My starting point on the web has never been my friends; rather it’s been other people who I’ve found to be interesting. I read blogs by people I’ve never met—and, truthfully, I’ll probably never meet—and the majority of the people I follow on Twitter are not people I know offline. I choose to listen for what they think or say or do rather than who they are. So much of my knowledge comes from the help of these strangers.
I think this is why I get on so badly with Facebook. Its inward-looking nature—exacerbated by its forced two-way “connections”—just doesn’t suit the way I want to experience the web as an open network of people, many of whom will appear briefly in my life before disappearing back into the void. As they help me, I hope something of mine may one day help them.
I do want to build strong connections with a few close friends, but Facebook fails at this: the encounters it encourages are so superficial as to be meaningless. Pithy comments and party photos; sending pixelated cows; “Liking”; supporting causes as badges rather than worthy candidates for time or money; too much “yay” and too little thought. These things lead eventually to death-threats toward women who put cats in bins, when people with little going on in their lives can feel they have achieved something by pledging “support” or registering hysterical anger with a second’s effortless clicking. 15,000 members of a Facebook group only indicates you’ve taken up four hours of the world’s time. Numbers of supporters now mean nothing.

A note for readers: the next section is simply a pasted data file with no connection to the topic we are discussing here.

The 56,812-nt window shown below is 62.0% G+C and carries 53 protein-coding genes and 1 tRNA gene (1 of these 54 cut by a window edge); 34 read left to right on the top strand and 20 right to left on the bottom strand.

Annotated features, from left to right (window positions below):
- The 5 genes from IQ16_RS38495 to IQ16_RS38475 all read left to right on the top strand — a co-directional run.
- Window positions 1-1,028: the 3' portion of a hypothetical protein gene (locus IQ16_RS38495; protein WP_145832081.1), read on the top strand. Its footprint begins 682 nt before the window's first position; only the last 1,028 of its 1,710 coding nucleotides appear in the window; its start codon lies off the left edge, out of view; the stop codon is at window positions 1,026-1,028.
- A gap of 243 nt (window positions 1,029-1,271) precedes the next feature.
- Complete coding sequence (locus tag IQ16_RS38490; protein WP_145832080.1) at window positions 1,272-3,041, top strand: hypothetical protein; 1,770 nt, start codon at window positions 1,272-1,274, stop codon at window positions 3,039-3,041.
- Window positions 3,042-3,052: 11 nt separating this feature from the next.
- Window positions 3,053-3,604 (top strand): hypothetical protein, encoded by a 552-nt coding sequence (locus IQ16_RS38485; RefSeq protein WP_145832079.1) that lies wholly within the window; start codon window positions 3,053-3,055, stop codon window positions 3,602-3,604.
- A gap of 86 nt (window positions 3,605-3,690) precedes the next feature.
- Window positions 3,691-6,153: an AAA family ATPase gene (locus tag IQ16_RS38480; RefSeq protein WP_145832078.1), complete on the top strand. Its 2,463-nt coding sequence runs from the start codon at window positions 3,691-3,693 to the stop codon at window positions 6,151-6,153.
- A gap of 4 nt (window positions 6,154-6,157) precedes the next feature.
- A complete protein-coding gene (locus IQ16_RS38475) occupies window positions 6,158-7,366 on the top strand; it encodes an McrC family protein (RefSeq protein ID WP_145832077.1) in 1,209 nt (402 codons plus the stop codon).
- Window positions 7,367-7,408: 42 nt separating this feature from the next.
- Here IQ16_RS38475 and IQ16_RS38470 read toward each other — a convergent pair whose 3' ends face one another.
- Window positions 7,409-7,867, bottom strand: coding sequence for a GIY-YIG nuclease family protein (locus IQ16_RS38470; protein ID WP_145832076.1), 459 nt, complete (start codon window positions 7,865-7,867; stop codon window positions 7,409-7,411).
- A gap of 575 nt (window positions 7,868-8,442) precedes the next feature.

The level of discourse taking place on Facebook around the government’s program of cuts exemplifies this. I see many “protest groups” set up on Facebook with merely the few seconds thought it takes to mindlessly slate cuts aimed at a particular sacred cow without taking any time to think beyond this in order to offer effective and constructive criticism. Your cause may be worthwhile, but which of the thousands of other worthwhile causes would you cut instead? And why?
With fewer and fewer sites gobbling up ever more of today’s mainstream net use, is the way I want to use the web to find ideas and understand other people’s experiences going to die or become a ghetto, with fewer and fewer people taking the time to think and, especially, to write? Disappearing beyond a torrent of Free Tibet supporters who collectively pledge a few pence each after their initial spate of clicks before moving on to claim that a cup of tea solves everything?
I suppose it’s reasonable to believe a cup of tea can solve anything if you also believe that a couple of clicks can help free a country.